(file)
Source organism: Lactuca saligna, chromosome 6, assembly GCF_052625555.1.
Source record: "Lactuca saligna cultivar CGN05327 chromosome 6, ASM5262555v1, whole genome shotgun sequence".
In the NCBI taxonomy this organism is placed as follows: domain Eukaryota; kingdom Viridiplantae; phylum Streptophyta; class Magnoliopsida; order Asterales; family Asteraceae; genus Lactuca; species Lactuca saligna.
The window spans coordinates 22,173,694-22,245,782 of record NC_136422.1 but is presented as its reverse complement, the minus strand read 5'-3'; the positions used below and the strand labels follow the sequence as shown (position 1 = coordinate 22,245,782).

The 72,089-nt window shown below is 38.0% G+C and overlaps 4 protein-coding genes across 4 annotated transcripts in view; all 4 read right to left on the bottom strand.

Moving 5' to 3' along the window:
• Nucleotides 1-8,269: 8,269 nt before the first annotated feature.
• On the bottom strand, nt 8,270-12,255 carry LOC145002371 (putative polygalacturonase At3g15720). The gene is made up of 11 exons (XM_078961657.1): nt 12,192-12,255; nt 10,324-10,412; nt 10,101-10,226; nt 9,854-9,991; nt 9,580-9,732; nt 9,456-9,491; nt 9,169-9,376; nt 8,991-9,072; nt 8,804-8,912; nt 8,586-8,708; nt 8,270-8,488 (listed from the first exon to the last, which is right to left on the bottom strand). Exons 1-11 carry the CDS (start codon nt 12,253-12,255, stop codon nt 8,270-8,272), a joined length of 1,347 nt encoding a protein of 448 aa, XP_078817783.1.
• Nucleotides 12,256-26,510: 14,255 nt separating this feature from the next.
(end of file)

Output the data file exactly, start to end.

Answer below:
Source organism: Lactuca saligna, chromosome 6, assembly GCF_052625555.1.
Source record: "Lactuca saligna cultivar CGN05327 chromosome 6, ASM5262555v1, whole genome shotgun sequence".
In the NCBI taxonomy this organism is placed as follows: domain Eukaryota; kingdom Viridiplantae; phylum Streptophyta; class Magnoliopsida; order Asterales; family Asteraceae; genus Lactuca; species Lactuca saligna.
The window spans coordinates 22,173,694-22,245,782 of record NC_136422.1 but is presented as its reverse complement, the minus strand read 5'-3'; the positions used below and the strand labels follow the sequence as shown (position 1 = coordinate 22,245,782).

The 72,089-nt window shown below is 38.0% G+C and overlaps 4 protein-coding genes across 4 annotated transcripts in view; all 4 read right to left on the bottom strand.

Moving 5' to 3' along the window:
• Nucleotides 1-8,269: 8,269 nt before the first annotated feature.
• On the bottom strand, nt 8,270-12,255 carry LOC145002371 (putative polygalacturonase At3g15720). The gene is made up of 11 exons (XM_078961657.1): nt 12,192-12,255; nt 10,324-10,412; nt 10,101-10,226; nt 9,854-9,991; nt 9,580-9,732; nt 9,456-9,491; nt 9,169-9,376; nt 8,991-9,072; nt 8,804-8,912; nt 8,586-8,708; nt 8,270-8,488 (listed from the first exon to the last, which is right to left on the bottom strand). Exons 1-11 carry the CDS (start codon nt 12,253-12,255, stop codon nt 8,270-8,272), a joined length of 1,347 nt encoding a protein of 448 aa, XP_078817783.1.
• Nucleotides 12,256-26,510: 14,255 nt separating this feature from the next.